Close modal
Fig. 2.

Induction of intracellular ROS production in SW480 cells by treatment with PEG-ZnPP. SW480 cells were treated with increasing concentrations of PEG-ZnPP or PEG-PP for 8 h. The amount of intracellular ROS was measured by flow cytometry. Values are means (n = 3 wells). ∗P < 0.01, ∗∗P < 0.005, ∗∗∗P < 0.002, PEG-ZnPP versus control; bars, ±SE.

Fig. 2.

Induction of intracellular ROS production in SW480 cells by treatment with PEG-ZnPP. SW480 cells were treated with increasing concentrations of PEG-ZnPP or PEG-PP for 8 h. The amount of intracellular ROS was measured by flow cytometry. Values are means (n = 3 wells). ∗P < 0.01, ∗∗P < 0.005, ∗∗∗P < 0.002, PEG-ZnPP versus control; bars, ±SE.

Close modal
Fig. 3.

Induction of apoptosis in SW480 cells by PEG-ZnPP. Cells were treated with increasing concentrations of PEG-ZnPP for 24 h or 48 h (A) or with siRNA for 48 h (B). The number of apoptotic cells was determined by flow cytometry, and the percentage of apoptotic cells (per the total number of calculated cells) is shown. Values are means (n = 3 wells); bars, ±SE. In A, ∗P < 0.05 and ∗∗P < 0.00001 versus control. In B, vehicle indicates the result for cells treated with TransMessenger Transfection Reagent only (without siRNA); siRNA indicates the result for cells transfected with siRNA for HO-1 mRNA; ∗∗∗P < 0.0007 versus control (no treatment). The inset in B shows RT-PCR analyses for the HO-1 mRNA expression of the cells with or without siRNA (or vehicle) transfection.

Fig. 3.

Induction of apoptosis in SW480 cells by PEG-ZnPP. Cells were treated with increasing concentrations of PEG-ZnPP for 24 h or 48 h (A) or with siRNA for 48 h (B). The number of apoptotic cells was determined by flow cytometry, and the percentage of apoptotic cells (per the total number of calculated cells) is shown. Values are means (n = 3 wells); bars, ±SE. In A, ∗P < 0.05 and ∗∗P < 0.00001 versus control. In B, vehicle indicates the result for cells treated with TransMessenger Transfection Reagent only (without siRNA); siRNA indicates the result for cells transfected with siRNA for HO-1 mRNA; ∗∗∗P < 0.0007 versus control (no treatment). The inset in B shows RT-PCR analyses for the HO-1 mRNA expression of the cells with or without siRNA (or vehicle) transfection.

Close modal
Fig. 4.

Pharmacokinetics of PEG-ZnPP and native ZnPP in ddY mice bearing Sarcoma 180 tumor as determined by using radioactive derivatives. Radiolabeled native ZnPP or PEG-ZnPP was injected i.v. into tumor-bearing mice. After scheduled time periods, mice were killed, and samples of blood, tumor, and normal tissues and organs were collected. Radioactivity of each tissue or organ was then measured. A, plasma level of PEG-ZnPP (•) and native ZnPP (○). B, tumor accumulation of PEG-ZnPP (•) and native ZnPP (○). C, body distribution of native ZnPP (□) and PEG-ZnPP (▪) 48 h after i.v. injection. Results (A–C) are expressed as means; bars, ±SE (n = 3 or 4). ∗P < 0.01, ∗∗P < 0.005, ∗∗∗P < 0.0005, PEG-ZnPP versus native ZnPP.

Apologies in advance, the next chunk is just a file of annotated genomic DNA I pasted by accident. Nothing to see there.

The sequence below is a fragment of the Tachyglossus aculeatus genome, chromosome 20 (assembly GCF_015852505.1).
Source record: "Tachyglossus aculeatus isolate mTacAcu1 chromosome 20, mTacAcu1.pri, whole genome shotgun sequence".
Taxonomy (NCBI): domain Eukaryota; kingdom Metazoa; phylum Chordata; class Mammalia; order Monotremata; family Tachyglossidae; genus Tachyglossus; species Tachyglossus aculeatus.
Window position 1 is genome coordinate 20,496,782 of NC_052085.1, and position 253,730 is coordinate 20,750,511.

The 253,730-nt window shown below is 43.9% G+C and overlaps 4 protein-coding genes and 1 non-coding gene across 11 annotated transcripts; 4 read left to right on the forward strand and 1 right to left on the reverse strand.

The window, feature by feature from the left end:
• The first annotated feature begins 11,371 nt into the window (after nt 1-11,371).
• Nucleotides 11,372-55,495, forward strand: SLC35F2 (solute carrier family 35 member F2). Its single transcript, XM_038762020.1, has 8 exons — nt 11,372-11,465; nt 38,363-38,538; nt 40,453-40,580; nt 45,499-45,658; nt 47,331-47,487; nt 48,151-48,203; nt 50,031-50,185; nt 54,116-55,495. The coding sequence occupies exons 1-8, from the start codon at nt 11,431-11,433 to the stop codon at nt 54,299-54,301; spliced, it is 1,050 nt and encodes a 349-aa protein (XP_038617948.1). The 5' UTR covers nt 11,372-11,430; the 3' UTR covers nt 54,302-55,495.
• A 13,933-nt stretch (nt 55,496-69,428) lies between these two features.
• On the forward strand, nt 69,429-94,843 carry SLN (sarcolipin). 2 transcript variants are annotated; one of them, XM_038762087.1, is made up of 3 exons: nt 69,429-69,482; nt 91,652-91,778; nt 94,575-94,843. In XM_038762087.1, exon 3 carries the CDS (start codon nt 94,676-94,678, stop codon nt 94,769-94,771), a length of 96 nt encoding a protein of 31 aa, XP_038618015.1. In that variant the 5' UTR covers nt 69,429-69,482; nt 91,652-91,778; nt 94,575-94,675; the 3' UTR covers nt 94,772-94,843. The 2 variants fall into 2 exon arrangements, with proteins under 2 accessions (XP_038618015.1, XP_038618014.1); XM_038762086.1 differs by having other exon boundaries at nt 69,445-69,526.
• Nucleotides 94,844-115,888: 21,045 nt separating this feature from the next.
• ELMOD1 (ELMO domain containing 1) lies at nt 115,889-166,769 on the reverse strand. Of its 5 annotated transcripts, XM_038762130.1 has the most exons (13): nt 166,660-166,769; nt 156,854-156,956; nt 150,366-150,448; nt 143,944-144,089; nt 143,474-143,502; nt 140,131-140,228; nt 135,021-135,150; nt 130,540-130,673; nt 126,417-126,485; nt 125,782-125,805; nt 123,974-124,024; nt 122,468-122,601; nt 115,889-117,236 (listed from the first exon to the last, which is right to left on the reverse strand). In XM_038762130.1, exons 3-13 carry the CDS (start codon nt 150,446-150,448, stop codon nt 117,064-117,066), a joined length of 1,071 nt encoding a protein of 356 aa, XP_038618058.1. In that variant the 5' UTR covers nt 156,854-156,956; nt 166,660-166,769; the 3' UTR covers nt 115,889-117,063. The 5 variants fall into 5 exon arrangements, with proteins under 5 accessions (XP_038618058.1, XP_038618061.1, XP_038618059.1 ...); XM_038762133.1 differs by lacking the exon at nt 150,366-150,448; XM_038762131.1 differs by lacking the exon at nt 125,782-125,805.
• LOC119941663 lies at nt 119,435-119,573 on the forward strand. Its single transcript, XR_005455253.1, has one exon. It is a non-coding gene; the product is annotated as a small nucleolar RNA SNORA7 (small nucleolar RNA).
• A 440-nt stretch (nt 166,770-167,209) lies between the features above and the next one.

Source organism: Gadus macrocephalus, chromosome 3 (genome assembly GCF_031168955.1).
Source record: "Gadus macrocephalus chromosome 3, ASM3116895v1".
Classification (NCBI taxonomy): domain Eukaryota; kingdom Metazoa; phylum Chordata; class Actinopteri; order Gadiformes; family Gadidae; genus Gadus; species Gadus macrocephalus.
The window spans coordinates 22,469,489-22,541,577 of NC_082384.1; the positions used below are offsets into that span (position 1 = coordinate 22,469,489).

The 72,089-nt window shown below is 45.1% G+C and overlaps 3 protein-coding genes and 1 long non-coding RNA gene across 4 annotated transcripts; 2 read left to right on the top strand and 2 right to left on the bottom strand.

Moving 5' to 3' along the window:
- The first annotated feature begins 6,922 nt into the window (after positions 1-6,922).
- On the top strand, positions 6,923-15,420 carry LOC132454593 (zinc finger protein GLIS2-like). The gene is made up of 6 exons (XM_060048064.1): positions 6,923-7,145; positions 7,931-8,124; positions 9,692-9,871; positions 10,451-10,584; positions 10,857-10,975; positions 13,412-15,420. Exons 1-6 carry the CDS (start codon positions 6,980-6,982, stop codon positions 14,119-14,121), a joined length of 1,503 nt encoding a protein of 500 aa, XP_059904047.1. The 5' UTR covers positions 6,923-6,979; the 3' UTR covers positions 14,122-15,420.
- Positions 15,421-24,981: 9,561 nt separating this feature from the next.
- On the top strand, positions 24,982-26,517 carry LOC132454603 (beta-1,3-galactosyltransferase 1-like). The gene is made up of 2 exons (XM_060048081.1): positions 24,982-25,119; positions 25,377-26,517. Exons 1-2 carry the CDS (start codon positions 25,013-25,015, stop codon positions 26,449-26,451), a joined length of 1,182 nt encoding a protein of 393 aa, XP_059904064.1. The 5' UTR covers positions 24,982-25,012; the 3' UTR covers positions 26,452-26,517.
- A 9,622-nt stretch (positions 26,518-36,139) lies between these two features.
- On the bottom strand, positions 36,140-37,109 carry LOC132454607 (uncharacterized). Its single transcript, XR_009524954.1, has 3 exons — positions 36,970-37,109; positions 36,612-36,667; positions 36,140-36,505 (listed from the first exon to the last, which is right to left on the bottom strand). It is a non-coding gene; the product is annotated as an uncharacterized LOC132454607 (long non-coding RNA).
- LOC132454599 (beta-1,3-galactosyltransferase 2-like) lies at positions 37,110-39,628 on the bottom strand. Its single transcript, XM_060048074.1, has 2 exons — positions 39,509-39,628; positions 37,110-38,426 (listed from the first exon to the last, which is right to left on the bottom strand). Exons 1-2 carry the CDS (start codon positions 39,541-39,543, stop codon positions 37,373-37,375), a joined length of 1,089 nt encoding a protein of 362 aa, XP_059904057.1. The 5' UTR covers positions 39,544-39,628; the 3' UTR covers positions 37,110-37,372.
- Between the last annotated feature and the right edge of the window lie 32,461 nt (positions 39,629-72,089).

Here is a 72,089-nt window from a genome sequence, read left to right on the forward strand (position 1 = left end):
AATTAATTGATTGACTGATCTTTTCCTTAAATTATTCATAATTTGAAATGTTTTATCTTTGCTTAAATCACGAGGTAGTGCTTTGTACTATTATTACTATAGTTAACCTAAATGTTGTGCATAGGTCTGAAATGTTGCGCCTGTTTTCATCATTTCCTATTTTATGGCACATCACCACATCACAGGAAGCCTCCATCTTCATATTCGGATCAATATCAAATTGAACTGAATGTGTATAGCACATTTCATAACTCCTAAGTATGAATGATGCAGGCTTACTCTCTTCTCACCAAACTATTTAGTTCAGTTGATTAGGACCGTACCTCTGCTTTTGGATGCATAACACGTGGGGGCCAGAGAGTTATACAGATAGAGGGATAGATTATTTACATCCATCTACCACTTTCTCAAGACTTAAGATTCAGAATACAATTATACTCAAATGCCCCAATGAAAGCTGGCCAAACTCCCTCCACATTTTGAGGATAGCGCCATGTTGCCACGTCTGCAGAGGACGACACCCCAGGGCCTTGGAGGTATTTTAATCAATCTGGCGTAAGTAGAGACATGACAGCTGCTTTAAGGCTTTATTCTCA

Fig. 4.

Pharmacokinetics of PEG-ZnPP and native ZnPP in ddY mice bearing Sarcoma 180 tumor as determined by using radioactive derivatives. Radiolabeled native ZnPP or PEG-ZnPP was injected i.v. into tumor-bearing mice. After scheduled time periods, mice were killed, and samples of blood, tumor, and normal tissues and organs were collected. Radioactivity of each tissue or organ was then measured. A, plasma level of PEG-ZnPP (•) and native ZnPP (○). B, tumor accumulation of PEG-ZnPP (•) and native ZnPP (○). C, body distribution of native ZnPP (□) and PEG-ZnPP (▪) 48 h after i.v. injection. Results (A–C) are expressed as means; bars, ±SE (n = 3 or 4). ∗P < 0.01, ∗∗P < 0.005, ∗∗∗P < 0.0005, PEG-ZnPP versus native ZnPP.

Close modal
Fig. 5.

Antitumor effect of PEG-ZnPP in the Sarcoma 180 solid tumor model. Sarcoma 180 cells (2 × 106 cells) were implanted s.c. in ddY mice. Seven days later, mice were treated with different doses of PEG-ZnPP (•, 5 mg/kg; ▵, 1.5 mg/kg) or PEG-PP (⋄, 5 mg/kg) daily for 6 days. Control mice (○) received injections of physiological saline. Data are means (n = 6–8); bars, ±SE. ∗P < 0.001 PEG-ZnPP groups versus PEG-PP and control groups. #, complete regression of tumor growth was observed in two of eight tumors after treatment with PEG-ZnPP (5 mg/kg).

Fig. 5.

Antitumor effect of PEG-ZnPP in the Sarcoma 180 solid tumor model. Sarcoma 180 cells (2 × 106 cells) were implanted s.c. in ddY mice. Seven days later, mice were treated with different doses of PEG-ZnPP (•, 5 mg/kg; ▵, 1.5 mg/kg) or PEG-PP (⋄, 5 mg/kg) daily for 6 days. Control mice (○) received injections of physiological saline. Data are means (n = 6–8); bars, ±SE. ∗P < 0.001 PEG-ZnPP groups versus PEG-PP and control groups. #, complete regression of tumor growth was observed in two of eight tumors after treatment with PEG-ZnPP (5 mg/kg).